sister

My new sister; NaNa

Ang and NaNa
Ang and NaNa

I have five sisters and two brothers in my immediate family with whom I have shared everything, toys, clothes, germs, love and more. I guess you'd say we had the typical sibling relationships for a large family.

I have always known that I had a birth sister who is three years older than me. The adoption documents my parents were given at the time of my adoption stated that "Angela has a three year old sister named Carolyn Johnson..." Over the years I have read those words hundreds of times, curious about this girl who shared my genes. As the years passed, and things around me changed, friends came and went, sports seasons flew by, presidents served their terms, high school graduation, college graduation, jobs and marriage, those written words forever stayed the same,

"Angela has a three year old sister named Carolyn Johnson, who lives in Chattanooga, Tennessee..."

"Angela has a three year old sister named Carolyn Johnson, who lives in Chattanooga, Tennessee..."

"Angela has a three year old sister named Carolyn Johnson, who lives in Chattanooga, Tennessee..."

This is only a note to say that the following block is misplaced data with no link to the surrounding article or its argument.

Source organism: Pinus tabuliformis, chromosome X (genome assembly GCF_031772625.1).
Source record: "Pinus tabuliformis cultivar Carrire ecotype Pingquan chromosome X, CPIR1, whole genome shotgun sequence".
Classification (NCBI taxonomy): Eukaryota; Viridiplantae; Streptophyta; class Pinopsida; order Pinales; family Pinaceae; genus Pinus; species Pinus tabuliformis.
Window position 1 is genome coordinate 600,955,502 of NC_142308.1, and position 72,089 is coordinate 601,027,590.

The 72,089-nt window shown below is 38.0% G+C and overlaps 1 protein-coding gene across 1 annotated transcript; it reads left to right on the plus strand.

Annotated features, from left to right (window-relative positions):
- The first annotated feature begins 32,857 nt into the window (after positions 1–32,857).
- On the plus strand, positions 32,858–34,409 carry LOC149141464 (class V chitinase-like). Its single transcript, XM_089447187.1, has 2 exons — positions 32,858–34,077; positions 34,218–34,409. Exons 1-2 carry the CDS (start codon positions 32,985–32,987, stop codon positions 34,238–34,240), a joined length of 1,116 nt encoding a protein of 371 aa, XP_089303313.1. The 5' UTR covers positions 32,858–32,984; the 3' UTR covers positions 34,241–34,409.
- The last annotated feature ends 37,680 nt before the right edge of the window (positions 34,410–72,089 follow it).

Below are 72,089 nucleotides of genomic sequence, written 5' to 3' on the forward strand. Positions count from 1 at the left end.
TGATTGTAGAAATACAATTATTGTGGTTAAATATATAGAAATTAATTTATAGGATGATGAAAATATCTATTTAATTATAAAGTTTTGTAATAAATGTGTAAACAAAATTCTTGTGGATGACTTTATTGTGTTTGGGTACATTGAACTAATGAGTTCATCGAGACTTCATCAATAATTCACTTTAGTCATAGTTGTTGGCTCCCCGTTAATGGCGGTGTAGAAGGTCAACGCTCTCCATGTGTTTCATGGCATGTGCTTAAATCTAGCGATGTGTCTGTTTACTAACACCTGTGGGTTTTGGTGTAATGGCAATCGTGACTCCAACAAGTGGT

I read these words over and over again, year after year, completely forgetting that she wouldn't be three years old anymore as each year passed, and as I changed each year, perhaps she did too. Perhaps she got married, and maybe her last name has changed...

Last July, I met my 6th sister, Carolyn, however she was not 3 years old, she was 29. And people weren't calling her "Carolyn," but instead, "Na-Na." Her last name was no longer Johnson, but rather, Young, and she has two beautiful daughters. The only remaining truth, was her residence in Chattanooga, Tennessee, that had not changed, but the words of how i knew my long lost sister had already been emblazoned in my head.

I wish I knew how she's spent her 29 years, I wish I knew how she got her nickname, I wish I was there the day her last name was changed. I wish I was there when she had her children, and became a mother. I missed out on 29 years, but am so thankful that I can now spend my Sunday evenings getting answers to those questions, during our weekly Skype date.